Presentation on theme: "STRONG CLAIMS need to be SAND: significant, arguable, narrow, & defendable. Compare the three (student) claims below with your own. Work to narrow, clarify,"— Presentation transcript:
STRONG CLAIMS need to be SAND: significant, arguable, narrow, & defendable. Compare the three (student) claims below with your own. Work to narrow, clarify, or articulate your claim with more precision, if you see the need. In this novel by Harper Lee, the events that occur around Scout help mold her conscience. They slowly whittle away her innocence down to a pinprick, showing her the true horrors of racism. The scene on Halloween night unveils the effect racism can have on its hostages. The imagery of sickness and madness repeated throughout the novel To Kill a Mockingbird, represents racism’s true damage on humans, and is perhaps best presented in the character of Bob Ewell. To Kill a Mockingbird contains many warnings, and many lessons about the necessity of “walking around in” another person’s life, before you come to a potentially fatal judgment.
Order of essay elements Intro paragraph contains: Hook Context Thesis Three analytical paragraphs, strongest at the end (include your passage, single-spaced and indented in the body of your essay) Conclusion – may be 4-10 sentences, rephrasing the thesis and adding what we have learned in the paper, then telling your reader why s/he should care… why the insights in your essay are important for all readers to consider.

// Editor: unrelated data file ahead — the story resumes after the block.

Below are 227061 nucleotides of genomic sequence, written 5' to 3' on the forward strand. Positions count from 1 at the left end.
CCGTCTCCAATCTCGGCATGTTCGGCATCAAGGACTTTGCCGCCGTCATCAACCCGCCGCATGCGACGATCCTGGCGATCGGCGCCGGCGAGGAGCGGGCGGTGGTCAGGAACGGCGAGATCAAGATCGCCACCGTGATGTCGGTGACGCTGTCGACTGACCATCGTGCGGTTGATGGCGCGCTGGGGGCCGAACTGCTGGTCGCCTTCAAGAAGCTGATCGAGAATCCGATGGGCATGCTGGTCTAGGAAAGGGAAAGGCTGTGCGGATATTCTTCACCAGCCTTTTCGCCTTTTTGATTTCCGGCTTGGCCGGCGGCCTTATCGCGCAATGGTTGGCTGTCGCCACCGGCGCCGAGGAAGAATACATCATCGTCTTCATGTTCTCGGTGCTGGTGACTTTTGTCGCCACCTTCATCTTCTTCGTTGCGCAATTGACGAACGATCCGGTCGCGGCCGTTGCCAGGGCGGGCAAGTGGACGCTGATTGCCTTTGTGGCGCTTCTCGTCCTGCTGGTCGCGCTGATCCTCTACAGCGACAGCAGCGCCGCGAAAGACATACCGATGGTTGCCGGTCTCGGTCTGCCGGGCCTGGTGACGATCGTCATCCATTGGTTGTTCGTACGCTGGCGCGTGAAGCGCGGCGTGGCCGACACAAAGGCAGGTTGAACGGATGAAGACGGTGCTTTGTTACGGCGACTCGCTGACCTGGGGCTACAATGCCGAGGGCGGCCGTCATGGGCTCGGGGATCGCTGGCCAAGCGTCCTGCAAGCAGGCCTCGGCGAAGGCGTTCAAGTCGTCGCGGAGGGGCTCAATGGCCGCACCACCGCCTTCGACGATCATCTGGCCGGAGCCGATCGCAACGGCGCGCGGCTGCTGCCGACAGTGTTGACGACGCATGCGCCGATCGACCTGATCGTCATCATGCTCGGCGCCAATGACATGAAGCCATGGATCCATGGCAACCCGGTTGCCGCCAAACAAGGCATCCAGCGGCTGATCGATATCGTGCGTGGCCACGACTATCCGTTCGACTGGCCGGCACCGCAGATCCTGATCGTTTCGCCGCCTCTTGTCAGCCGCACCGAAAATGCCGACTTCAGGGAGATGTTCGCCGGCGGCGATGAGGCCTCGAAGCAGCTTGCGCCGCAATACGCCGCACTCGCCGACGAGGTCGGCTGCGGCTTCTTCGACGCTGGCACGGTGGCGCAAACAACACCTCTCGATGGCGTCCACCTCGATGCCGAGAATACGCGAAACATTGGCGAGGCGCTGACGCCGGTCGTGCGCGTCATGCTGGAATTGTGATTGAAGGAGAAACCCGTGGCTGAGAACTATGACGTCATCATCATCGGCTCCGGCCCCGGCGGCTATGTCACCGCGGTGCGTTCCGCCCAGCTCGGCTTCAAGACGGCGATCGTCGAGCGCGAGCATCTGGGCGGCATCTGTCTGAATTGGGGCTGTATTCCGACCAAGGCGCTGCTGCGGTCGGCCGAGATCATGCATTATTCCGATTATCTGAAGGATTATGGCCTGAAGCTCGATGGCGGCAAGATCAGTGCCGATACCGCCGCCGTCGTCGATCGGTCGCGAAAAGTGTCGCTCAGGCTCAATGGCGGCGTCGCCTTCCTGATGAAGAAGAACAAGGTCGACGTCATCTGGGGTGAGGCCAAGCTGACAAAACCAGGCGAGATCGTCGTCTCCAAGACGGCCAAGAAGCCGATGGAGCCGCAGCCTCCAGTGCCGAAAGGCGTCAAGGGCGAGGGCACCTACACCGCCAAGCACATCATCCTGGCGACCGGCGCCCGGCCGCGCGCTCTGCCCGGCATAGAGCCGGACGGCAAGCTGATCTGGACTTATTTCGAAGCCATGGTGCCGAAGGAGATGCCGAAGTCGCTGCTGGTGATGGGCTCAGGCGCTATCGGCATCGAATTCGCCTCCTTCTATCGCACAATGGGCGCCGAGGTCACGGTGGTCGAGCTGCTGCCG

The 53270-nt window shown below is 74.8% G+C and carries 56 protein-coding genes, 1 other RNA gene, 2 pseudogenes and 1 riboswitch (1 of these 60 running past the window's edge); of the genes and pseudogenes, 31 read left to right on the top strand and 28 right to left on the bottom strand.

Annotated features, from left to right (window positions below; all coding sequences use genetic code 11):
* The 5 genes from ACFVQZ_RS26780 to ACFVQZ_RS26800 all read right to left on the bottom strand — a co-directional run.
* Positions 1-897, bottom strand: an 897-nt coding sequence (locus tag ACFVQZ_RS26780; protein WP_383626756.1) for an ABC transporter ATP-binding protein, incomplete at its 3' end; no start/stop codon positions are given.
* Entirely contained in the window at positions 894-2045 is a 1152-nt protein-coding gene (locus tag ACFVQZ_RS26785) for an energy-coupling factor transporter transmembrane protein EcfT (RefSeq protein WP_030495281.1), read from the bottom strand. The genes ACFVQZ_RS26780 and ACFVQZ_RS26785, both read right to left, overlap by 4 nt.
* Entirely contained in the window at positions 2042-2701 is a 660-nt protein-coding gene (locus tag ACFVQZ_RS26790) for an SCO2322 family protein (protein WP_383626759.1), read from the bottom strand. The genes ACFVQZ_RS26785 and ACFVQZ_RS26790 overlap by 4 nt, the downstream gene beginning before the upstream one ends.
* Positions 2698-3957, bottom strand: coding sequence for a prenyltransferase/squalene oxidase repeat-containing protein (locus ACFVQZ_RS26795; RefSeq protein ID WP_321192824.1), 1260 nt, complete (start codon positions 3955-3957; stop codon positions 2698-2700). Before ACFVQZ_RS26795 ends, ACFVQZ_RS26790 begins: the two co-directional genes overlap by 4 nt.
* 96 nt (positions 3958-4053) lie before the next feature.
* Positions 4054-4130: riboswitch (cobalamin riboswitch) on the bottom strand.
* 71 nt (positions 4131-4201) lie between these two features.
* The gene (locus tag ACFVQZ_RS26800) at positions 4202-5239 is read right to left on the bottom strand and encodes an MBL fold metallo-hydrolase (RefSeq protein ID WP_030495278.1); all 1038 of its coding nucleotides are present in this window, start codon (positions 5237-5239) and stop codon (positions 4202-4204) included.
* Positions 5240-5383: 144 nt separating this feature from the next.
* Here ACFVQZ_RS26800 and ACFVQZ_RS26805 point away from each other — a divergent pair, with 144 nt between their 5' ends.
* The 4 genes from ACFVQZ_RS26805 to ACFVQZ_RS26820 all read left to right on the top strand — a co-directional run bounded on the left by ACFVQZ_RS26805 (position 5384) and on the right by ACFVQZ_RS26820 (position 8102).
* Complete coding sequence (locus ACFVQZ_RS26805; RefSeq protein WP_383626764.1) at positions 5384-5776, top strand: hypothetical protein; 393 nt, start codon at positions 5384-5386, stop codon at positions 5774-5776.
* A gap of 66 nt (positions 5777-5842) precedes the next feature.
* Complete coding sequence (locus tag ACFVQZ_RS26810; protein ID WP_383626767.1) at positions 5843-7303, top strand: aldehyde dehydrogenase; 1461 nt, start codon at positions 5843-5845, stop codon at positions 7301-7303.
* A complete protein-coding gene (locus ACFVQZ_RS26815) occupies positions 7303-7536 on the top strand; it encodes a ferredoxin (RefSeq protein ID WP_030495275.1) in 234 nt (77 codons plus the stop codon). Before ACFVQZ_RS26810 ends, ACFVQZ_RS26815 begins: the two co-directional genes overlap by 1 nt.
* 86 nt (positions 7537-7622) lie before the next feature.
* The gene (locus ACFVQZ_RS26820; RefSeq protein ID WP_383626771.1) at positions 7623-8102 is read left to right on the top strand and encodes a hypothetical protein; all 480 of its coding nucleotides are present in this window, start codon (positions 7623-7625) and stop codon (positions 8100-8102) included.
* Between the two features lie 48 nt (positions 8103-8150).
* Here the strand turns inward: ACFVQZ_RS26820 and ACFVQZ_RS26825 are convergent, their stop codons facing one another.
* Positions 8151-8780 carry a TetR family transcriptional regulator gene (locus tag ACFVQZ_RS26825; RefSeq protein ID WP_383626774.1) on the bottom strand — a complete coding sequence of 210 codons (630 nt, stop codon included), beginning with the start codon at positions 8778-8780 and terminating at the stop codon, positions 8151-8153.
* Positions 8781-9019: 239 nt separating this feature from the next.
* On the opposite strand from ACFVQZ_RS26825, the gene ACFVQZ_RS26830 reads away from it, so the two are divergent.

Ideas for your HOOK A quote that sheds light on concepts in your claim/thesis, then clearly tied to the essay you have written. Concepts: perspective, courage, moral compass, moral development, experiences that shape a person, coming of age, racism, sexism, etc. A relevant fact, trend, idea, insight that is meaningfully connected to your thesis. Excessive police violence toward men of color. Coming of Age in America now Moral Development
Ideas for your CONCLUSION A quote about the novel itself, illuminating an idea that connects to your thesis PLUS an eloquent answer to “why should your reader care?” Check out Springboard’s collection of commentary by famous people, or or brows Google A connection to modern novels, modern concerns, or classic human struggles: understanding differences; developing courage; forgiveness, compassion, poverty, coming of age, etc.